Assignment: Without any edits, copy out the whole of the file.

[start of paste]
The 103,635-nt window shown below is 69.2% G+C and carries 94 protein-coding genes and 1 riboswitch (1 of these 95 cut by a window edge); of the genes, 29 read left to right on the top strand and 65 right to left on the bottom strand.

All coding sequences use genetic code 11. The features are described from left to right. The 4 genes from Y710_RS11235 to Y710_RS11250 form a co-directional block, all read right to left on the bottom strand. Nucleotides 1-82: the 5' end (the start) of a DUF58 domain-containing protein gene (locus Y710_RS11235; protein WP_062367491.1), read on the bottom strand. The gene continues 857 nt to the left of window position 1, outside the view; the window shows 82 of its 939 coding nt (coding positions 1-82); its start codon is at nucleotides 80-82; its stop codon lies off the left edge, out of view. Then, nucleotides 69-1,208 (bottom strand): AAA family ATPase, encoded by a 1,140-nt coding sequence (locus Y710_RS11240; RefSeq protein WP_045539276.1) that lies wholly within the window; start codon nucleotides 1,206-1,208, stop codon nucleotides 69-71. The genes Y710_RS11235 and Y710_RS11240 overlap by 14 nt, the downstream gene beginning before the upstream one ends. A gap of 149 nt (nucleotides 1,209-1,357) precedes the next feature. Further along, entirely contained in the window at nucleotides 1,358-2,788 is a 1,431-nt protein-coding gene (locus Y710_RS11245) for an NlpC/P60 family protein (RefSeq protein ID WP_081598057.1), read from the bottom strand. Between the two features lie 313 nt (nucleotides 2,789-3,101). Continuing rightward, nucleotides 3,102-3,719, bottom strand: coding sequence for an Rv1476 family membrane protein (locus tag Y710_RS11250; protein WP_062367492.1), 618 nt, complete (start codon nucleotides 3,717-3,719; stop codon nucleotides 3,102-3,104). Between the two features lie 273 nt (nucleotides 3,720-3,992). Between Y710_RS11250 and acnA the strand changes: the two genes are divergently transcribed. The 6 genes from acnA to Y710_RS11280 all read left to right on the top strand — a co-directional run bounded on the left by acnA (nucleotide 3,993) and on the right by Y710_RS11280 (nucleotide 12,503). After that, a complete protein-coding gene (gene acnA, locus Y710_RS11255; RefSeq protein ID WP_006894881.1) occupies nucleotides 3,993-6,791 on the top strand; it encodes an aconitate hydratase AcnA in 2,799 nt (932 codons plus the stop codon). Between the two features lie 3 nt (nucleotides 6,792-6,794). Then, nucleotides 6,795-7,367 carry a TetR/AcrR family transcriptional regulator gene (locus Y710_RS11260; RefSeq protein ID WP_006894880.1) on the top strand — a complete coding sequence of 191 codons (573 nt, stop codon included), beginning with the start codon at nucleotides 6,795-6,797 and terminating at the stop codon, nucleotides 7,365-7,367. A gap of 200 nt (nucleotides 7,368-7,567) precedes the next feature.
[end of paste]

The 103,635-nt window shown below is 69.2% G+C and carries 94 protein-coding genes and 1 riboswitch (1 of these 95 cut by a window edge); of the genes, 29 read left to right on the top strand and 65 right to left on the bottom strand.

All coding sequences use genetic code 11. The features are described from left to right. The 4 genes from Y710_RS11235 to Y710_RS11250 form a co-directional block, all read right to left on the bottom strand. Nucleotides 1-82: the 5' end (the start) of a DUF58 domain-containing protein gene (locus Y710_RS11235; protein WP_062367491.1), read on the bottom strand. The gene continues 857 nt to the left of window position 1, outside the view; the window shows 82 of its 939 coding nt (coding positions 1-82); its start codon is at nucleotides 80-82; its stop codon lies off the left edge, out of view. Then, nucleotides 69-1,208 (bottom strand): AAA family ATPase, encoded by a 1,140-nt coding sequence (locus Y710_RS11240; RefSeq protein WP_045539276.1) that lies wholly within the window; start codon nucleotides 1,206-1,208, stop codon nucleotides 69-71. The genes Y710_RS11235 and Y710_RS11240 overlap by 14 nt, the downstream gene beginning before the upstream one ends. A gap of 149 nt (nucleotides 1,209-1,357) precedes the next feature. Further along, entirely contained in the window at nucleotides 1,358-2,788 is a 1,431-nt protein-coding gene (locus Y710_RS11245) for an NlpC/P60 family protein (RefSeq protein ID WP_081598057.1), read from the bottom strand. Between the two features lie 313 nt (nucleotides 2,789-3,101). Continuing rightward, nucleotides 3,102-3,719, bottom strand: coding sequence for an Rv1476 family membrane protein (locus tag Y710_RS11250; protein WP_062367492.1), 618 nt, complete (start codon nucleotides 3,717-3,719; stop codon nucleotides 3,102-3,104). Between the two features lie 273 nt (nucleotides 3,720-3,992). Between Y710_RS11250 and acnA the strand changes: the two genes are divergently transcribed. The 6 genes from acnA to Y710_RS11280 all read left to right on the top strand — a co-directional run bounded on the left by acnA (nucleotide 3,993) and on the right by Y710_RS11280 (nucleotide 12,503). After that, a complete protein-coding gene (gene acnA, locus Y710_RS11255; RefSeq protein ID WP_006894881.1) occupies nucleotides 3,993-6,791 on the top strand; it encodes an aconitate hydratase AcnA in 2,799 nt (932 codons plus the stop codon). Between the two features lie 3 nt (nucleotides 6,792-6,794). Then, nucleotides 6,795-7,367 carry a TetR/AcrR family transcriptional regulator gene (locus Y710_RS11260; RefSeq protein ID WP_006894880.1) on the top strand — a complete coding sequence of 191 codons (573 nt, stop codon included), beginning with the start codon at nucleotides 6,795-6,797 and terminating at the stop codon, nucleotides 7,365-7,367. A gap of 200 nt (nucleotides 7,368-7,567) precedes the next feature.